On March 12th, a slightly updated version of the bill was passed by a vote of 14-1. The one man who voted against it, Senator Ron Wyden, had this to say: “If information-sharing legislation does not include adequate privacy protections then that’s not a cybersecurity bill—it’s a surveillance bill by another name. It makes sense to encourage private firms to share information about cybersecurity threats. But this information sharing is only acceptable if there are strong protections for the privacy rights of law-abiding American citizens.” These worries aren’t unfounded, as the most recent publicly released iteration of CISA (Cybersecurity Information Sharing Act) shows that it also allows for sharing of private data that could “prevent terrorism or an imminent threat of death or serious bodily harm.” Robyn Greene, of the Open Technology Institute privacy counsel, argues that could mean CISA might “facilitate investigations into garden-variety violent crimes that have nothing to do with cyber threats.” Even more worrying is the fact that the information could be used in investigations into crimes with no connection to cybersecurity, like carjacking or ID fraud; while these crimes are terrible, they should not be investigated using information that is ostensibly only about cybersecurity.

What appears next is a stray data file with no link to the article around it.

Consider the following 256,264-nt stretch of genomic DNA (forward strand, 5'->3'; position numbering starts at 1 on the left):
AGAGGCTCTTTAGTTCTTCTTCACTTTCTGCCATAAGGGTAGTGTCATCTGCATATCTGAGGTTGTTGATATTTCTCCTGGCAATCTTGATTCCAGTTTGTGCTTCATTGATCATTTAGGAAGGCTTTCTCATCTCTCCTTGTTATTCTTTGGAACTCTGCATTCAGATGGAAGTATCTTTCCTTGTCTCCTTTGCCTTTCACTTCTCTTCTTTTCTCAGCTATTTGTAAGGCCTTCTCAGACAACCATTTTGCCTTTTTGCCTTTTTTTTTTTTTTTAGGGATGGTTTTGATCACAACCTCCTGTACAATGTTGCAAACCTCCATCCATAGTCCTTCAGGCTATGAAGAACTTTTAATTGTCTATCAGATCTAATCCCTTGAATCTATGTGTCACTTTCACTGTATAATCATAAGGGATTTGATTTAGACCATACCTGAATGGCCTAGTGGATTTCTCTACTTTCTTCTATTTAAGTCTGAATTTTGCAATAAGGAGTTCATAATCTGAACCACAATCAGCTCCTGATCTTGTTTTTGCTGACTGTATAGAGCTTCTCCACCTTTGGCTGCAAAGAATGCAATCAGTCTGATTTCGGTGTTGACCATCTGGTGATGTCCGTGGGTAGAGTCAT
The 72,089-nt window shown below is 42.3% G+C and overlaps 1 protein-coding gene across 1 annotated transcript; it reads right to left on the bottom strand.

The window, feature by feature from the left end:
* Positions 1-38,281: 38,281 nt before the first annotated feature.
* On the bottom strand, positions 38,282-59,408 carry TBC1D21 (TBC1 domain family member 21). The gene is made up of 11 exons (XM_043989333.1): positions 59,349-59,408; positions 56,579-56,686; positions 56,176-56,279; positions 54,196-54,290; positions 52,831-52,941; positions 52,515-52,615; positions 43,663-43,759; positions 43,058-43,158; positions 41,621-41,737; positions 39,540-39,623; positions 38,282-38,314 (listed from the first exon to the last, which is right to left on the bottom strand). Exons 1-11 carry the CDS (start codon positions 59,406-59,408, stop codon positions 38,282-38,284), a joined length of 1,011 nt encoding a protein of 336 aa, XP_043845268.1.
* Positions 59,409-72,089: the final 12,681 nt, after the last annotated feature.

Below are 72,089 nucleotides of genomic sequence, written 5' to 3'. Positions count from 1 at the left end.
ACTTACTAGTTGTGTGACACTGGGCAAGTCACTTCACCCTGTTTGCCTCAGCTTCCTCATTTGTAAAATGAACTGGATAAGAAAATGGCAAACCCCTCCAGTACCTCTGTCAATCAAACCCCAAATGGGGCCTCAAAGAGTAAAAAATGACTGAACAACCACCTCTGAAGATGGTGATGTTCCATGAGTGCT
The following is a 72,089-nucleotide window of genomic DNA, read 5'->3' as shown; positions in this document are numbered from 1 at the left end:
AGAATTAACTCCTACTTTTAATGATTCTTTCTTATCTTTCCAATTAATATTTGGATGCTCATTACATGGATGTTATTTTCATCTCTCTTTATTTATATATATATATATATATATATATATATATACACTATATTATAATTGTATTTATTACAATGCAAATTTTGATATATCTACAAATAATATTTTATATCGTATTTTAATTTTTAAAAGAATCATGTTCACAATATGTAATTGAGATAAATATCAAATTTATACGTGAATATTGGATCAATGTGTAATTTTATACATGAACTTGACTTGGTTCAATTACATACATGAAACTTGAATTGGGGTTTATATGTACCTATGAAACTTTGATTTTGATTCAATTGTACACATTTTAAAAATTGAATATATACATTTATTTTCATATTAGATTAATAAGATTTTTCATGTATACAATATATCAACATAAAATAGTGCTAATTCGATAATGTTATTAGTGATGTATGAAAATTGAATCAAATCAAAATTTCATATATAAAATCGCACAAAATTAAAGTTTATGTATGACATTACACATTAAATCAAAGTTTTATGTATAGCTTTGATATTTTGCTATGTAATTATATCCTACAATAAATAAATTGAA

There is still some hope for this bill being an actually good thing though, depending on how you look at it. Before it was passed, a closed-door session saw a dozen amendments added onto the bill, none of which have had information released about them yet, though intelligence committee chairman Richard Burr said that some of them were designed to prevent user information from being shared with the government too openly. If all goes well and we believe strongly enough, this bill could have had enough protections for users added into it that it can be an objectively good thing in preventing cyber crime in coming years. But, if all goes poorly, then the bill has potential to seriously harm privacy rights. The fact that these amendments were added without public knowledge of what they are is a seemingly damning factor, but for now, it’s unclear just how good or bad this really could be.


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– Arron Reed